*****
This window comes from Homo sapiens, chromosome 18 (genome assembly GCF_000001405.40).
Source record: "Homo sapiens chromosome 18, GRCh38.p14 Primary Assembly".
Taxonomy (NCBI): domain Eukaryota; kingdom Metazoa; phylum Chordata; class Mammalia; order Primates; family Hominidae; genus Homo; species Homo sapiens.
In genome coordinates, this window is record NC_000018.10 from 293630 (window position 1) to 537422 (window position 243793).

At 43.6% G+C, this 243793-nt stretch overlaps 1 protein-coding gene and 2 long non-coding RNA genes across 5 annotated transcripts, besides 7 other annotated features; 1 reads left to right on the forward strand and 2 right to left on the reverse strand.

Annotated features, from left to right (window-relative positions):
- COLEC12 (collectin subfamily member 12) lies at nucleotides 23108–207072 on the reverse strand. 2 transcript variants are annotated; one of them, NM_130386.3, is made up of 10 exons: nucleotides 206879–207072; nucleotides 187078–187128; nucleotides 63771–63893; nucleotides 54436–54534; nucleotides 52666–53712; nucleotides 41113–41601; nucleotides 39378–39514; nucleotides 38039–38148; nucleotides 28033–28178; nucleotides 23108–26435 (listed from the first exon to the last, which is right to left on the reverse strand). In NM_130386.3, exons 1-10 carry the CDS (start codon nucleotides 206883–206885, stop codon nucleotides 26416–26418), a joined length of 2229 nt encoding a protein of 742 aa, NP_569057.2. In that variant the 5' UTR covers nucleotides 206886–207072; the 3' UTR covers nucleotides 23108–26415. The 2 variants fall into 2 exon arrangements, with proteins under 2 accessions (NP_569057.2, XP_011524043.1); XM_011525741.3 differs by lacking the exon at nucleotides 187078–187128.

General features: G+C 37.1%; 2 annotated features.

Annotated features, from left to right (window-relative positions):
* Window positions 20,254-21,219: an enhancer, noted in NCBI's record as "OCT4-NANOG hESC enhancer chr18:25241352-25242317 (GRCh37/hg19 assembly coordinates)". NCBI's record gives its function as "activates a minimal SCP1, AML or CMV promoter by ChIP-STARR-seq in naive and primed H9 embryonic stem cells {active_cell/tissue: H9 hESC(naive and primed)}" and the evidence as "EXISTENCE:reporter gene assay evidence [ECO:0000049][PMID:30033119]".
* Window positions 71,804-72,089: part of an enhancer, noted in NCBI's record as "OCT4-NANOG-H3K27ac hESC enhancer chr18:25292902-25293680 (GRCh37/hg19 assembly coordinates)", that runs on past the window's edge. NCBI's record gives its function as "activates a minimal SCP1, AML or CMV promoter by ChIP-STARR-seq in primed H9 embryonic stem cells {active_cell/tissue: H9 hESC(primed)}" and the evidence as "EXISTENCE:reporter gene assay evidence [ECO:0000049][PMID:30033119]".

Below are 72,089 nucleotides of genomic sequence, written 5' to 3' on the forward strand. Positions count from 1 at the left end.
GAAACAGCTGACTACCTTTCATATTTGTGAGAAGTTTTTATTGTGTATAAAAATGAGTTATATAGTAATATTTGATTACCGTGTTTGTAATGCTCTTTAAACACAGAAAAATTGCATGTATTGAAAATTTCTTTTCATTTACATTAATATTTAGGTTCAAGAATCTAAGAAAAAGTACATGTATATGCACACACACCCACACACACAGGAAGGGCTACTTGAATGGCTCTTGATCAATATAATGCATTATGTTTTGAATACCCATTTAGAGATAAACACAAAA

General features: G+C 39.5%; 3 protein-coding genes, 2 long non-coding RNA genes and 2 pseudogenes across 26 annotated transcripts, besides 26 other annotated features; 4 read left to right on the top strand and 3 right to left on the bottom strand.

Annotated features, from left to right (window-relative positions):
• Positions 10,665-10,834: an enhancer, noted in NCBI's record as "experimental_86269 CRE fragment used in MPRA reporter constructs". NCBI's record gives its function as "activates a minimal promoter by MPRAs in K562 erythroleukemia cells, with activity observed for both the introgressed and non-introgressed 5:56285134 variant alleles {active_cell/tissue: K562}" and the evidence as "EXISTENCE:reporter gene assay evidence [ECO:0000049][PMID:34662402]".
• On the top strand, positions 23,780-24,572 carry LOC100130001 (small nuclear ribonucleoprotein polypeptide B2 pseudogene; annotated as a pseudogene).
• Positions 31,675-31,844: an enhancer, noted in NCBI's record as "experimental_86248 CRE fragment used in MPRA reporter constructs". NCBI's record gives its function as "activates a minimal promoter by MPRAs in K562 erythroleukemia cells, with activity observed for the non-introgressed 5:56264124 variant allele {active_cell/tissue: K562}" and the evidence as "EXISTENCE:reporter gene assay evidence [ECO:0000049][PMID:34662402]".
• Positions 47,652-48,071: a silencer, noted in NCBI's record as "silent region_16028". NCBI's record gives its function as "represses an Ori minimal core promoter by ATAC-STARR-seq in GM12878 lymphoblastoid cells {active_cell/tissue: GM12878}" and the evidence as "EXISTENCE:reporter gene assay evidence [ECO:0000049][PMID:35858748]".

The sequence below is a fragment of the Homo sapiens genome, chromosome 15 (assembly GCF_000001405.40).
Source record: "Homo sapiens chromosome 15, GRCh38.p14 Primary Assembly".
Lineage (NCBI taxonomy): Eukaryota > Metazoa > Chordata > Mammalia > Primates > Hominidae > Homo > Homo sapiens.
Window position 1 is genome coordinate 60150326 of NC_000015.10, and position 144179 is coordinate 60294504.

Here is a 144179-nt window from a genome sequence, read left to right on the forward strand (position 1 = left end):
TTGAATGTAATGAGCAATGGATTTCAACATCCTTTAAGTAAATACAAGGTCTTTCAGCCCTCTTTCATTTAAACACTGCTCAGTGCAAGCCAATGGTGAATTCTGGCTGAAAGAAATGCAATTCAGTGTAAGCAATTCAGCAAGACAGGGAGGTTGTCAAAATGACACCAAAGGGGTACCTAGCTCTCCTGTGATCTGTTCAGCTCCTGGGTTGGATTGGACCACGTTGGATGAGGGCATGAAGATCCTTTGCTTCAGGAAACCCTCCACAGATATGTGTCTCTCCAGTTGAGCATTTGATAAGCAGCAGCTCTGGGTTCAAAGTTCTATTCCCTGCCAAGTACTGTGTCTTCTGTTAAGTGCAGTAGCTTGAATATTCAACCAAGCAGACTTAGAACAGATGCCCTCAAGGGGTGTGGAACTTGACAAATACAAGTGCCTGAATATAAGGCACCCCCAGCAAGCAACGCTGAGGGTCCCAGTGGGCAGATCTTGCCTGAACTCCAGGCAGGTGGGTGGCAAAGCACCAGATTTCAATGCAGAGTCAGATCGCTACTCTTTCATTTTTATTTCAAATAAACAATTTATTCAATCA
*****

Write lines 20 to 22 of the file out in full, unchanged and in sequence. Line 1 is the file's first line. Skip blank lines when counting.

The sequence below is a fragment of the Homo sapiens genome, chromosome 15 (assembly GCF_000001405.40).
Source record: "Homo sapiens chromosome 15, GRCh38.p14 Primary Assembly".
Lineage (NCBI taxonomy): Eukaryota > Metazoa > Chordata > Mammalia > Primates > Hominidae > Homo > Homo sapiens.